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Electrical properties of semiconductors may not only depend on the dopant type and concentration, but also on the method of doping, which leads to a particular impurity distribution in space technology and other related effects to a certain extent influence the parameters. Silicon used in practice is conventionally divided into three classes: uniformly doped, diffusion and ion- implanted / 1 /. Published data indicate that the least studied the electrical properties of ion- implanted silicon.

Silicon is very widely used in strain measurement and authors mainly interested tensosensitivity ( piezoresistive effect), the resistivity and temperature dependence in ion-implanted silicon layers .

For the general case, when the direction of the stress σ and current density j are arbitrary angle, piezoresistive effect in semiconductors with a cubic lattice theoretically described using piezoresistive πij or elastorezistivnyh mij coefficients , which are fourth-rank tensor / 1, 2 /. These factors are linked through pliability coefficients and moduli of elasticity. For crystals of the symmetry class to which it belongs silicon crystallographic axes in the system to describe the piezoresistive effect is enough to know three factors: π 11, π12 and π44, sometimes called the main piezoresistive coefficients. Primary piezoresistive coefficients depend on many factors: the material, the conductivity type, resistivity, the doping level, temperature, mechanical strain (stress).

In / 3.4 / for example, shows the known combinations of the piezoresistance coefficients in directions stress and current density coinciding with a certain crystallographic axes.

All three main piezoresistance coefficient can be determined by measurements in three different directions / 3, 4 /. Full tensor piezoresistance πijkl is defined as follows:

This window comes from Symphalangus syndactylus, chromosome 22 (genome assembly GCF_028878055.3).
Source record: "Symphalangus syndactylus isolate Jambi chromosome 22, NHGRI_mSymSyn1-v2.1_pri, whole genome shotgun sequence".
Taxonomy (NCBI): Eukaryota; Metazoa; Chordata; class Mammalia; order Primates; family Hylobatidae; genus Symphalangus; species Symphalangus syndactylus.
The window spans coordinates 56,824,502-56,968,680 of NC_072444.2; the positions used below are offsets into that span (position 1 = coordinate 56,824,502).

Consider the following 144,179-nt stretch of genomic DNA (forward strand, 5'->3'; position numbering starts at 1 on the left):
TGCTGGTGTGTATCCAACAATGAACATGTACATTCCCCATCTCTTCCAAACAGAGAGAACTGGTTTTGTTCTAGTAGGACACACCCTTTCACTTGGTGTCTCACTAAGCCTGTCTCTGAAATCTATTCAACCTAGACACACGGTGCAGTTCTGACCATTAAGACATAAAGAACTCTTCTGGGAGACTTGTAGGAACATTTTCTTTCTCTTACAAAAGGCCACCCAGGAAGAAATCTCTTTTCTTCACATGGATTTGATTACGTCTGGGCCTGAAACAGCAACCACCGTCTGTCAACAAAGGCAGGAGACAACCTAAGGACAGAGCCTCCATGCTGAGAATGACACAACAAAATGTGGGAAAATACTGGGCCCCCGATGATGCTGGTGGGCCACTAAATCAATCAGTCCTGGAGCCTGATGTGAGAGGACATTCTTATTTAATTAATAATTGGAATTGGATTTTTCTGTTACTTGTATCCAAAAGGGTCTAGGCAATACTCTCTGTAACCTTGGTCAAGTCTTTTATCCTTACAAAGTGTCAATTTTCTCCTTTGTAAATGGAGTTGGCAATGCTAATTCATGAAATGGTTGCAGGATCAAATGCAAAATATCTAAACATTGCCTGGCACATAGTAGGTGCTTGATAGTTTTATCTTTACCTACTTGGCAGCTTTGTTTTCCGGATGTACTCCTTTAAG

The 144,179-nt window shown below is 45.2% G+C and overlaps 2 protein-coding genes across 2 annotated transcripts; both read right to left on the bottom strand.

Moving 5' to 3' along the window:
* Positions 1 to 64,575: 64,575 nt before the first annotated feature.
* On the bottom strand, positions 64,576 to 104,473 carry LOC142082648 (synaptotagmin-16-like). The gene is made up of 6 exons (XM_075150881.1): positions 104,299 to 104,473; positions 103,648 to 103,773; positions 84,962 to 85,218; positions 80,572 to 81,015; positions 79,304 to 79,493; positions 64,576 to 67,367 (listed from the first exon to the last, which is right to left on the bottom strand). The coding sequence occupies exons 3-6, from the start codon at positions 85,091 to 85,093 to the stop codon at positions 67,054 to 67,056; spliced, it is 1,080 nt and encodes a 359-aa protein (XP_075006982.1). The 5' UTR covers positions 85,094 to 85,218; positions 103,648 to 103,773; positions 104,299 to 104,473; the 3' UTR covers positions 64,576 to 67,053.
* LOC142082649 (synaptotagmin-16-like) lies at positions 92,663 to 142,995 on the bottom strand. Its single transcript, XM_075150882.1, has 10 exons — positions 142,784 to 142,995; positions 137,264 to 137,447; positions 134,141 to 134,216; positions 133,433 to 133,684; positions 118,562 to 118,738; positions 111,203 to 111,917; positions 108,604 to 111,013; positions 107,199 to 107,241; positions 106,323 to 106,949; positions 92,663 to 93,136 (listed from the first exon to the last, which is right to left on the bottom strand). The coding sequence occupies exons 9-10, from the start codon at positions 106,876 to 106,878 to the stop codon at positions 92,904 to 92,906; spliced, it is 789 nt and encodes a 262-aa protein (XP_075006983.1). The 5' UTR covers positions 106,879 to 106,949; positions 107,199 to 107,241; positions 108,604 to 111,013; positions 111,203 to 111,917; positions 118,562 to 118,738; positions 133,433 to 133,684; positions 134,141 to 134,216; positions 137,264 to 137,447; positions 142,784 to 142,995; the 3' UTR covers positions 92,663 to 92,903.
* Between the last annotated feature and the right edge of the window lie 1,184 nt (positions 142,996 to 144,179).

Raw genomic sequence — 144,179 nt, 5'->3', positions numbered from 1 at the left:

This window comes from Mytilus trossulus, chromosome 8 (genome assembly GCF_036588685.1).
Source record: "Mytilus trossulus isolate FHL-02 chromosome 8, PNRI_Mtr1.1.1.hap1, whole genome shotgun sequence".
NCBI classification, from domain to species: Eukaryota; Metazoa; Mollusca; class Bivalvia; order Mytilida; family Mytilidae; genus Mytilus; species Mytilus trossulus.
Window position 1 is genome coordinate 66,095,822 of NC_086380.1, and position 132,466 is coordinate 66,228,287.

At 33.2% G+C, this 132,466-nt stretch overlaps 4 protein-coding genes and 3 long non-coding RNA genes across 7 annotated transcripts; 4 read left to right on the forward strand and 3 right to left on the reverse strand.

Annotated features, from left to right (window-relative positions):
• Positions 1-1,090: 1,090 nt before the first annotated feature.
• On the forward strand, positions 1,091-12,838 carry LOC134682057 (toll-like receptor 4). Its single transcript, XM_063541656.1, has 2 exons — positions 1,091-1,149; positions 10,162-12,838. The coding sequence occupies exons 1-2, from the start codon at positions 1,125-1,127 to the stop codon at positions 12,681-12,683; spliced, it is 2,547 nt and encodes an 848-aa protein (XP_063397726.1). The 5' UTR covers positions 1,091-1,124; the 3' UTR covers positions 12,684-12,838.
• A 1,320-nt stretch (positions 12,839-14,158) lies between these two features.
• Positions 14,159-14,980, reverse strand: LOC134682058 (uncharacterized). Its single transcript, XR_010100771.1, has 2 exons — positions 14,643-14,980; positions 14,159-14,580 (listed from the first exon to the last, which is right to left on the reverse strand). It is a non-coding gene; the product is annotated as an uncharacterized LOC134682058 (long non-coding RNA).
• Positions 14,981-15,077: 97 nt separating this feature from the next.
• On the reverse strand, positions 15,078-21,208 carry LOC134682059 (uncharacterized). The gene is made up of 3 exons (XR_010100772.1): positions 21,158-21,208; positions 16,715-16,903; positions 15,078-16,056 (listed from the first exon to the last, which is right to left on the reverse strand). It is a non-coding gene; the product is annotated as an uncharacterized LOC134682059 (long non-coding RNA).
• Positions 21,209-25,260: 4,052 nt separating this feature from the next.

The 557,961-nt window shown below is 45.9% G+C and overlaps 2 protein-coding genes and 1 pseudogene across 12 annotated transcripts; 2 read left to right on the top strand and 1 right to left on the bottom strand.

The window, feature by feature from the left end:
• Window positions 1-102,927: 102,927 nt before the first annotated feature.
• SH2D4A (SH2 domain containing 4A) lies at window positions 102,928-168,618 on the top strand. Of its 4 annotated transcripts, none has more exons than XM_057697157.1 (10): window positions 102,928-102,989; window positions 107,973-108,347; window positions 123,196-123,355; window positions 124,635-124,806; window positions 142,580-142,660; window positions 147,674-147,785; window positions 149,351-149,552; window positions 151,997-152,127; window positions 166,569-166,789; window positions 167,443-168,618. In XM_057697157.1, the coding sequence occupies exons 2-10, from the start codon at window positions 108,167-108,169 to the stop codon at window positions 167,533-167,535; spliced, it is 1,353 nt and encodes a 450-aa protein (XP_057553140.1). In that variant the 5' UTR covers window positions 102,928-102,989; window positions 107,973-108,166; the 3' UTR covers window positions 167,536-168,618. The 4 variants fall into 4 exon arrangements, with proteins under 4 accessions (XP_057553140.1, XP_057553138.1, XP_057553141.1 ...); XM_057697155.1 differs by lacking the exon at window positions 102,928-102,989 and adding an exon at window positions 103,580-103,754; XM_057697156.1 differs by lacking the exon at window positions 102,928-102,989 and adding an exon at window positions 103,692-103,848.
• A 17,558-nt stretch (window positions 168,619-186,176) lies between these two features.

where σkl - stress tensor, Δρij - resistivity tensor. It is known that the stress tensor is a symmetric tensor and has six independent components. The same is true for the resistivity tensor.

With that said in the six-dimensional space can be obtained by:

For bulk n-Si alloying and uniform ρ = 11.7 ohm- cm at work / 5 / results obtained: π11 = -102.2, π12 = 53.7, π44 = -13.6.

In the layers of silicon diffusion alloyed piezoresistive coefficients determined by the concentration of the impurity on the surface layer Nn / 6 / and practically do not depend on the distribution of impurities. Results obtained in the same study results show that for the n-Si ratio π11 at room temperature varies from 17x10^-11 m2 /Nm ( Nn = 1x10^21 cm- 3) to 88x10^-11 m2 /Nm ( Nn = 1.8x10^18 cm -3). Marked temperature dependence π11 starts with Nn = 9x10^19 cm -3 ( about 0.1% / K).

It should be noted that due to the peculiarities of the band structure of n-Si for not very high degree of doping of silicon valid assumptions / 5 /:

π44 ≅ 0; π11 ≅ -2 π12

As the concentration of impurities occurs violation of these assumptions that need to be considered. For diffusion layers violations occur when Nï ≥ 5x10^19 cm-3 /1, 6/.

We investigated by ion implantation of phosphorus doped polycrystalline thin film on the n- Si (100) plane of monocrystalline silicon with the insulating layer SiO2. Such structures may be more manufacturable using planar fabrication technologies transmitters.

Experimentally measured resistivity ? Coefficients longitudinal kII = ΔρII/ρII·εII ( where ΔρII - change the resistivity along the direction of deformation εII), and transverse k⊥ = Δρ⊥/ρ⊥·εII ( where Δρ⊥ - Change the resistivity perpendicular to the direction of deformation εII) Gage, piezoresistance coefficients πII = (π11 + π12 + π44)/ 2 è π⊥ = (π11 + π12 - π44)/ 2 , and deformation temperature dependence of these quantities.

Films pre pared on the ( 100 ) silicon. The film thickness was 0.6 micrometers, the dopant concentration of 5x10^18 cm -3. Resistivity of 0.013 ohm cm measurements were performed on samples of size 8x0.6x0.4 mm film on the surface.

Piezoresistance coefficients of measurement carried out as with the console steel beams of equal resistance to bending and by direct sample loading. In measurements using beams, and using the amount of deformation calculated from the known formula